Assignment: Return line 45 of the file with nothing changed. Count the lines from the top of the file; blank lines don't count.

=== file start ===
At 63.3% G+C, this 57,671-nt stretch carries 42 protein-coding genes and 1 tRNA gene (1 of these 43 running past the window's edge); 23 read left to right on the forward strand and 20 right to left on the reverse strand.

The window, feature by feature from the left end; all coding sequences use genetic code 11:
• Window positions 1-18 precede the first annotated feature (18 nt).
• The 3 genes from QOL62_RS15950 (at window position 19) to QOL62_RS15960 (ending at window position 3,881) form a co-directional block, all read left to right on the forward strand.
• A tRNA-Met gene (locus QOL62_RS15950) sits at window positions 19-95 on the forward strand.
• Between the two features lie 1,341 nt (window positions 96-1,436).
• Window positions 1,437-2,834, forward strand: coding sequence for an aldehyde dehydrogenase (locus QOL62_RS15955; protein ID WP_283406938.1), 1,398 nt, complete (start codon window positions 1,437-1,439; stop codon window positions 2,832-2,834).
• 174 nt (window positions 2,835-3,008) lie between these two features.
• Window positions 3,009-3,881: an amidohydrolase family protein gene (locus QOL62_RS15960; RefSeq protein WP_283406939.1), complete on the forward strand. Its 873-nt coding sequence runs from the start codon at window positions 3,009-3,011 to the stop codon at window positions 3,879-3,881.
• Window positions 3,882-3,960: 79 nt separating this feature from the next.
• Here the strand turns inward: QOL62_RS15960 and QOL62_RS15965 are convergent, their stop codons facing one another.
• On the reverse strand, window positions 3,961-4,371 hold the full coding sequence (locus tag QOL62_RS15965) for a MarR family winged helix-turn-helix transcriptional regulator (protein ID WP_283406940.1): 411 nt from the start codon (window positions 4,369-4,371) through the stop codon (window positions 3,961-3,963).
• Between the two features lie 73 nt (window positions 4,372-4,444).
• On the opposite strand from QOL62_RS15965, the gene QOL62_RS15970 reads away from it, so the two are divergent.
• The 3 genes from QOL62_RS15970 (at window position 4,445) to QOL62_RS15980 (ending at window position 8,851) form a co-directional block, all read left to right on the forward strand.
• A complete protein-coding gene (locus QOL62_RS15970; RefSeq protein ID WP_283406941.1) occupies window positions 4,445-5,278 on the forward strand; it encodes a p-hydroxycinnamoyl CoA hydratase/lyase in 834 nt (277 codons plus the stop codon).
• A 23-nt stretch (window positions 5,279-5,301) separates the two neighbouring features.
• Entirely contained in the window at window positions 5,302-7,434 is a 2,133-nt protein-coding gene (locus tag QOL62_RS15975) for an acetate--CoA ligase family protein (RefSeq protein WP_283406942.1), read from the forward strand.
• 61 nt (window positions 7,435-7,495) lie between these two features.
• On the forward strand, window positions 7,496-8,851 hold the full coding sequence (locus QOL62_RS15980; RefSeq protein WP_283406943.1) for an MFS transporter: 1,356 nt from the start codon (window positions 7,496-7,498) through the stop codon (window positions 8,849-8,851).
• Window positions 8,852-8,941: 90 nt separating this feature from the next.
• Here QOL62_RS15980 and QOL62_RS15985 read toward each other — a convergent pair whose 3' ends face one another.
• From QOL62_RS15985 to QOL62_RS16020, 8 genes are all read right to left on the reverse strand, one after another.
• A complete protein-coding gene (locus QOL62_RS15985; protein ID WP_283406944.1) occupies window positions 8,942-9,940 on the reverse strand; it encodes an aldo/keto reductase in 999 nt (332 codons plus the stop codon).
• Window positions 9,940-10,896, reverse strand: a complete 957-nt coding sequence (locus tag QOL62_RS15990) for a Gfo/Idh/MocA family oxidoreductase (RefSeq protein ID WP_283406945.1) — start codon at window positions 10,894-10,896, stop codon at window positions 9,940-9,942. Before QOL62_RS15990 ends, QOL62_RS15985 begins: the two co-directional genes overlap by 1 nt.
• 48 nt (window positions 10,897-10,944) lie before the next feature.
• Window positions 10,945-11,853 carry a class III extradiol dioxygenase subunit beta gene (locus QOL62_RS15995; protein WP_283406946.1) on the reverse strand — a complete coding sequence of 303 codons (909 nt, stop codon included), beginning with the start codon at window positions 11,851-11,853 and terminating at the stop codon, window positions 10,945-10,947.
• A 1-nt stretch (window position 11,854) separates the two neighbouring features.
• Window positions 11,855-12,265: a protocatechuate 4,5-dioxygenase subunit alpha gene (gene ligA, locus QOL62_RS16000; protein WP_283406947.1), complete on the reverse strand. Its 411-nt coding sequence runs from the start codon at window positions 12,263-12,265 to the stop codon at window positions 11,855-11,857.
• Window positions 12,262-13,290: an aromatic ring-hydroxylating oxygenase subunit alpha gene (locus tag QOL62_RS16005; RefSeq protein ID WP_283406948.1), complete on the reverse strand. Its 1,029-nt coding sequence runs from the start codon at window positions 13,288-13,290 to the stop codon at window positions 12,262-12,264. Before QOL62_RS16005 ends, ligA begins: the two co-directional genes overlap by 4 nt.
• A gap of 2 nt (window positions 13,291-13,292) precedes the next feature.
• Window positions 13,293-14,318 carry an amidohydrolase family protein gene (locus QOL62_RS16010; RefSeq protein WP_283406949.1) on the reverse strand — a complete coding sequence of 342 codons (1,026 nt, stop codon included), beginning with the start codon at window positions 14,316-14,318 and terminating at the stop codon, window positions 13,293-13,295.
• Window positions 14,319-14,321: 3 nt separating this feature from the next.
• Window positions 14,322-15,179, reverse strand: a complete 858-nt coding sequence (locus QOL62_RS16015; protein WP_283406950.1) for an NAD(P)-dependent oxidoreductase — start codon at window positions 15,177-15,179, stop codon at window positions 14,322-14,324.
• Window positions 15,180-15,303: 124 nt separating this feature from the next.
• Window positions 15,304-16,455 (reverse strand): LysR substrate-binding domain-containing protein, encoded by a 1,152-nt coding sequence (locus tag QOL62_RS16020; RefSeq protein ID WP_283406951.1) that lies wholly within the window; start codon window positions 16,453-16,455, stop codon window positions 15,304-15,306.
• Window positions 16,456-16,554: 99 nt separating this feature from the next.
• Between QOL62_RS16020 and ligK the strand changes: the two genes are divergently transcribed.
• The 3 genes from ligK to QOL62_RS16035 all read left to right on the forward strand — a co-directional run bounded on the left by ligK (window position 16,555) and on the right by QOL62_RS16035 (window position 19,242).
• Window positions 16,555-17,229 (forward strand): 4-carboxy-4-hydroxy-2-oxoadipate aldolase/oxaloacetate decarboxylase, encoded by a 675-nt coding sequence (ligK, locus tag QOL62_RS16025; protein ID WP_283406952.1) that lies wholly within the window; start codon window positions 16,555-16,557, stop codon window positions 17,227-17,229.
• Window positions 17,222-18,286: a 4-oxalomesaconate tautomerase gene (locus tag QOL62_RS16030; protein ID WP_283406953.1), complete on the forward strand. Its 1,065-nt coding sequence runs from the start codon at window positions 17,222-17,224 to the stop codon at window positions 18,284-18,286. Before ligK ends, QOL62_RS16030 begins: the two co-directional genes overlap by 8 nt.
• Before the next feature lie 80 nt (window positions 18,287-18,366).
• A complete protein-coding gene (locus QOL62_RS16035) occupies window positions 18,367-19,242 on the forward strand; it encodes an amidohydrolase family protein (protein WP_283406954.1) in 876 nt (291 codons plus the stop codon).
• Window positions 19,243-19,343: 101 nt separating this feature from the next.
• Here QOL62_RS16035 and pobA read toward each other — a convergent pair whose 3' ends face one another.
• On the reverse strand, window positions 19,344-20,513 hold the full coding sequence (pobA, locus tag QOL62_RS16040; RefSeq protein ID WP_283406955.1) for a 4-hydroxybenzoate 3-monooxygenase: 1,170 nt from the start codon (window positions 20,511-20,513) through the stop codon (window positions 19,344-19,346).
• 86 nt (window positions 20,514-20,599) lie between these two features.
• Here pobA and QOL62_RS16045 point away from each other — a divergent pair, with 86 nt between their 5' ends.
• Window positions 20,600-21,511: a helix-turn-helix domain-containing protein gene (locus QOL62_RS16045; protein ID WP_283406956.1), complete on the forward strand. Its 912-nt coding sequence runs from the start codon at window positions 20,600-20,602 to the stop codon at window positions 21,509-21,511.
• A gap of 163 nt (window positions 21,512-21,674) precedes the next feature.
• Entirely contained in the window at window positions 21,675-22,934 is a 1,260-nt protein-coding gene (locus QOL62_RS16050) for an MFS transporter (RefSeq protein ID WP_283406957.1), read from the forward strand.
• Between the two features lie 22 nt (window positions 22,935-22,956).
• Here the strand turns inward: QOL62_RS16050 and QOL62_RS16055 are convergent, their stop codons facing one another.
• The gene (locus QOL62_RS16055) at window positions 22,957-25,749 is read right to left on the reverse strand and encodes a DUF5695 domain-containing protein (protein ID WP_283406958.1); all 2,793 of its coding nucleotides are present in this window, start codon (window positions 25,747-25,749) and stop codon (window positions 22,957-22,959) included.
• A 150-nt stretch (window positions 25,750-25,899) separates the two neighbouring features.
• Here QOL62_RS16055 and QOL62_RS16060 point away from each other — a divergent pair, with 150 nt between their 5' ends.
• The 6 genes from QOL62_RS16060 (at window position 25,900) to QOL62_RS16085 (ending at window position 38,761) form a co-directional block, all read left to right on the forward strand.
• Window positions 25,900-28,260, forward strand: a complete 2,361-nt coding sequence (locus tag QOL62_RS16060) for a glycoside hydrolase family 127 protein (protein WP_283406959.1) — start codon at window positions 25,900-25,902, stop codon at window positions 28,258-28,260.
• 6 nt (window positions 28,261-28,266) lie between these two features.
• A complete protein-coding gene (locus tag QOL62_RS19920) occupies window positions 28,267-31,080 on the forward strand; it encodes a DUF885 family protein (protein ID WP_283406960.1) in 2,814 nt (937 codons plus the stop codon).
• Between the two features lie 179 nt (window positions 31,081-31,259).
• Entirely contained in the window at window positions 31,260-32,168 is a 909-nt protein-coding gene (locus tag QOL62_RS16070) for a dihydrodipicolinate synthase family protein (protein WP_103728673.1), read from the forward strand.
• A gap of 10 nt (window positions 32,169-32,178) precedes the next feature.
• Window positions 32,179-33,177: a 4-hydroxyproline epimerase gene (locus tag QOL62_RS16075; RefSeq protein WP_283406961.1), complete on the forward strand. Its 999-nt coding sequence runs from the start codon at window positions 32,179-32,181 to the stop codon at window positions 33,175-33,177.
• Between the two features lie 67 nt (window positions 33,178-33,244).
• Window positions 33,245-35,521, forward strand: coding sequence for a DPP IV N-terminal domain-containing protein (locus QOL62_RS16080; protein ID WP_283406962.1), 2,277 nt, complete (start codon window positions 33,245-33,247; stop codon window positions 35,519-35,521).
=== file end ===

• Here QOL62_RS16035 and pobA read toward each other — a convergent pair whose 3' ends face one another.